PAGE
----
The courts do not favor the destruction of contracts because of uncertainty, but will, if feasible, construe agreements so as to carry into effect the reasonable intention of the parties, if that can be determined. Hughes Realty Co. v. Breitbach, 98 N.W.2d 374 (N.D. 1959); Ontario Downs, Inc. v. Lauppe, 192 Cal.App.679, 13 Cal.Rptr. 782 (1961).
To be valid and enforceable, however, a contract must be reasonably definite and certain in its terms so that a court may require it to be performed. Morey v. Hoffman, 12 Ill.2d 125, 145 N.E.2d 644 (1957). It must spell out the obligations of each of the parties with reasonable definiteness. Indefiniteness as to any essential element of the agreement may prevent the creation of an enforceable contract. Hansen v. Snell, 11 Utah 2d. 64, 354 P.2d 1070 (1960). Thus contracts must be definite enough to enable a court to ascertain just what is required of the respective parties in the performance thereof. Courts will not uphold agreements which are indefinite and uncertain as to the obligations imposed upon the parties thereto. Richards v. Oliver, 162 Cal.App.2d 548, 328 P.2d 544 (1958).
Where an agreement is so uncertain and incomplete as to any of its essential terms that it cannot be carried into effect without new and additional stipulations between the parties, it will be held to be invalid. Druar v. Ellerbe & Co., 222 Minn. 383, 24 N.W.2d 820 (1946).
An agreement which contains no definite provision as to its duration may be unenforceable as being too indefinite. Thus it has been held that a contract to mine ore at a certain pit, "as long as we can make it pay," is too indefinite to allow prospective profits in case the work is stopped by the other party to the contract. Davie v. Lumberman's Mining Co., 93 Mich. 491, 53 N.W. 625 (1892). Therefore, where one party to a contract retains the right to determine the extent of his performance, his promise has been held to be too indefinite for reasonable enforcement. Knox v. Ffoulke, 73 N.Y.S.2d 650 (1947).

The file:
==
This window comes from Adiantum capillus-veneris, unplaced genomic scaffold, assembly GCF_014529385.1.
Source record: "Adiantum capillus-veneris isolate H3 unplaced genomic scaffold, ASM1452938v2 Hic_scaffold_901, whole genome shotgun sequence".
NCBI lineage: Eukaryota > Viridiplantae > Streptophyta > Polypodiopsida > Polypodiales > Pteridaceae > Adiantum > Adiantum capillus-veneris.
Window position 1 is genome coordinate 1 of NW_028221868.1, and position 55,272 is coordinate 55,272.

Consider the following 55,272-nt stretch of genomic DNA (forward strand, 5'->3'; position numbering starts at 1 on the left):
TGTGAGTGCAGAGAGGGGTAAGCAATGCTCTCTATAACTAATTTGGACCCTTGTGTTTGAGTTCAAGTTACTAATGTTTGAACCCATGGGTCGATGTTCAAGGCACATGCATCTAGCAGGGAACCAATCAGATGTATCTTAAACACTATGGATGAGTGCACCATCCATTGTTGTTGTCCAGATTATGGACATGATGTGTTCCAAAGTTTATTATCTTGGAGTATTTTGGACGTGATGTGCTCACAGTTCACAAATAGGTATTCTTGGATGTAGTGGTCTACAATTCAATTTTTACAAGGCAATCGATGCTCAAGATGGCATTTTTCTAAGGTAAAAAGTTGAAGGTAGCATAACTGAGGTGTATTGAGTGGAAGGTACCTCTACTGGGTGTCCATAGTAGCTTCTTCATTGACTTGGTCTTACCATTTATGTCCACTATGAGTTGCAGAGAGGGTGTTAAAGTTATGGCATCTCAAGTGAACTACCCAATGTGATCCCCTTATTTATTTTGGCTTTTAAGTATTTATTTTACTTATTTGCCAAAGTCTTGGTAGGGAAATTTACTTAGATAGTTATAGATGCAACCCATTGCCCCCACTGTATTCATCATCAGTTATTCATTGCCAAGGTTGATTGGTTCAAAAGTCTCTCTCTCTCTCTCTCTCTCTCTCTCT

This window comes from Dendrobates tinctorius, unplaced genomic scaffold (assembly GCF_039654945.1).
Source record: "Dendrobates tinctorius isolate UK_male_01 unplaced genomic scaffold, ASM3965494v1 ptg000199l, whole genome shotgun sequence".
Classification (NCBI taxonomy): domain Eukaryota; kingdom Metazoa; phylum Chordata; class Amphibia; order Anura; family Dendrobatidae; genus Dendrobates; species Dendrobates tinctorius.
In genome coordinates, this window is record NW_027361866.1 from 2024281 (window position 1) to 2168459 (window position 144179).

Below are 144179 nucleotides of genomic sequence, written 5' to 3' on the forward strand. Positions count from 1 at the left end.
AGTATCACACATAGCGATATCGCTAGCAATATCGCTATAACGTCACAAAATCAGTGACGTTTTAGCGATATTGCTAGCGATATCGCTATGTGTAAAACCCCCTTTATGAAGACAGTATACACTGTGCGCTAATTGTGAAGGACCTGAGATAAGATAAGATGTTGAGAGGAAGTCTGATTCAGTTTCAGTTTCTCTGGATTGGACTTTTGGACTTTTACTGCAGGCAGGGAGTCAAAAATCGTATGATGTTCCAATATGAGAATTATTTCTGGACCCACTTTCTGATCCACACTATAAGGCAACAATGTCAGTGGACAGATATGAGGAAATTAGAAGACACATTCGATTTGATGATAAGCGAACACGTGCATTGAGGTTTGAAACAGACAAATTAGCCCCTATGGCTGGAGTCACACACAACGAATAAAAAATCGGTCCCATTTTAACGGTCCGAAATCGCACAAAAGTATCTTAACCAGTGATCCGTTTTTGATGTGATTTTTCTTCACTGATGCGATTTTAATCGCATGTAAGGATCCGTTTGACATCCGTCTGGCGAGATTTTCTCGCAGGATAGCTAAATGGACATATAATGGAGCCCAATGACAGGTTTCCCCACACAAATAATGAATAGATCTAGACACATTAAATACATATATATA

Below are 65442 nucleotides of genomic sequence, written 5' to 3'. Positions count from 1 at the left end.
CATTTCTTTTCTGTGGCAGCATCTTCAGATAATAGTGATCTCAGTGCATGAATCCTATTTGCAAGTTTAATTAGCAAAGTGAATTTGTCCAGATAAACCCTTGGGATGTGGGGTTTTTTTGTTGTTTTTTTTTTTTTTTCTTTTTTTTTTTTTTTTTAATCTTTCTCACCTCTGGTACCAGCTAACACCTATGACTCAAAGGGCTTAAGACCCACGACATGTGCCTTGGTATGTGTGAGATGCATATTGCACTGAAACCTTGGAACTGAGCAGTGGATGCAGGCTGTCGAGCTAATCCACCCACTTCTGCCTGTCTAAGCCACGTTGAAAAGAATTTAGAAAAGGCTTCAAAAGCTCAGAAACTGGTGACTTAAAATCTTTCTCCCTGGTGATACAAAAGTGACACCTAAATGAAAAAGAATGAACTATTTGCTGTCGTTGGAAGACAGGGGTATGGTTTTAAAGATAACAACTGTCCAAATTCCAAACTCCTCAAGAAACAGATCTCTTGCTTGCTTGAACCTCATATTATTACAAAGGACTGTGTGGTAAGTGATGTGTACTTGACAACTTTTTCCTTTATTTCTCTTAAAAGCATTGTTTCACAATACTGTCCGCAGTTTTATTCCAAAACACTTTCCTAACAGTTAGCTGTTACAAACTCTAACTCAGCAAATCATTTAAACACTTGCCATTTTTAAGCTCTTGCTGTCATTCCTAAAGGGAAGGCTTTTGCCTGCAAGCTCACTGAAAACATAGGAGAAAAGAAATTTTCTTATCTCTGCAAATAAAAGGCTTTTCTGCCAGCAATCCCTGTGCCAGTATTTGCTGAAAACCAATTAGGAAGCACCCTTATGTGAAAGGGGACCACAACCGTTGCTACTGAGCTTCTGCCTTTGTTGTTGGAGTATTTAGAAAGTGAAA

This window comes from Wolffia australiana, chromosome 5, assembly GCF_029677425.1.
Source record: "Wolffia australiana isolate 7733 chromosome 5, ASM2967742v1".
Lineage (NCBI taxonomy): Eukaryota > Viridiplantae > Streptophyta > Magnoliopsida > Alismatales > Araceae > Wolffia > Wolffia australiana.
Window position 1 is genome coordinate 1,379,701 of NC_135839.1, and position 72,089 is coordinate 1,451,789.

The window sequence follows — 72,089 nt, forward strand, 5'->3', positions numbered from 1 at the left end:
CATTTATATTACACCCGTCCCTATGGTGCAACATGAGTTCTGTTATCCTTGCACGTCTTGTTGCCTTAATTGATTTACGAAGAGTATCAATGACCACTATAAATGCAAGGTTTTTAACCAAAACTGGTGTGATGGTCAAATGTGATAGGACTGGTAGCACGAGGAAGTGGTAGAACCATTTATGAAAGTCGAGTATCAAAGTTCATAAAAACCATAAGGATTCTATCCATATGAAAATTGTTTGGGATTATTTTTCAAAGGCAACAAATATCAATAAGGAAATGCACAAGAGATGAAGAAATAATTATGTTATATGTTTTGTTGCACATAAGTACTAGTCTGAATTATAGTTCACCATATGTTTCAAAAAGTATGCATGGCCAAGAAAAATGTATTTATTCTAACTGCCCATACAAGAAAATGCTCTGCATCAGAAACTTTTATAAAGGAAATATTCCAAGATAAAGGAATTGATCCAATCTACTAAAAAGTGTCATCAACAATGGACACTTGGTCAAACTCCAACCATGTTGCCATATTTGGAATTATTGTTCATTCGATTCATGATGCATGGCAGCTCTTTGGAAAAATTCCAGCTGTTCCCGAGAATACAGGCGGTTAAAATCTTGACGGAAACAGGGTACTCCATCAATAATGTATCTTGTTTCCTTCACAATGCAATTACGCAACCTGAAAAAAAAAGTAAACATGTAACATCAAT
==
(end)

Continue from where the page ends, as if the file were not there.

Let us now examine the alleged contract in this case to determine whether it is enforceable. The defendant's call for bids did not mention what amount of gravel, if any, was to be hauled for it, so the
defendant was not obligated to have any amount of gravel hauled and delivered. On examination of the plaintiff's bid submitted in response to such call for bids, we find that the plaintiff did not bind itself to haul a specific amount of gravel. All that can be said is that the plaintiff offered to load and haul any gravel which the defendant might request it to haul for the consideration set forth in the bid. The defendant, however, did not request the plaintiff to haul any gravel, and the plaintiff did not haul a single yard of gravel. Therefore, there has been no performance under the contract.
Where the County advertised for bids to haul gravel for county roads without agreeing that it would have any gravel hauled, and where the plaintiff submitted its bid to haul gravel for county road purposes without agreeing that it would haul all or any definite amount of the gravel which defendant needed hauled during any stated period of time, and the plaintiff was advised that its bid had been "accepted," but the County did not agree to have any gravel hauled, and where the defendant thereafter did not request the plaintiff to haul any gravel, and the plaintiff fails to show that it has done anything in performance of its bid, no contract was entered into by the parties which the courts will attempt to enforce. A contract is a promise or set of promises, for the breach of which the law gives a remedy, or the performance of which the law recognizes as a duty. Schenley v. Kauth, 96 Ohio App. 345, 122 N.E.2d 189 (1953); Whetstone v. Kane County Title Co., 345 Ill.App. 83, 102 N.E.2d 352 (1951). In this case, neither party made any promise, for the breach of which the law will give a remedy.
For reasons stated in this opinion, the judgment of the trial court dismissing the plaintiff's complaint is affirmed.
Harvey B. Knudson
Ralph J. Erickstad
Alvin C. Strutz, C.J.
Obert C. Teigen
William L. Paulson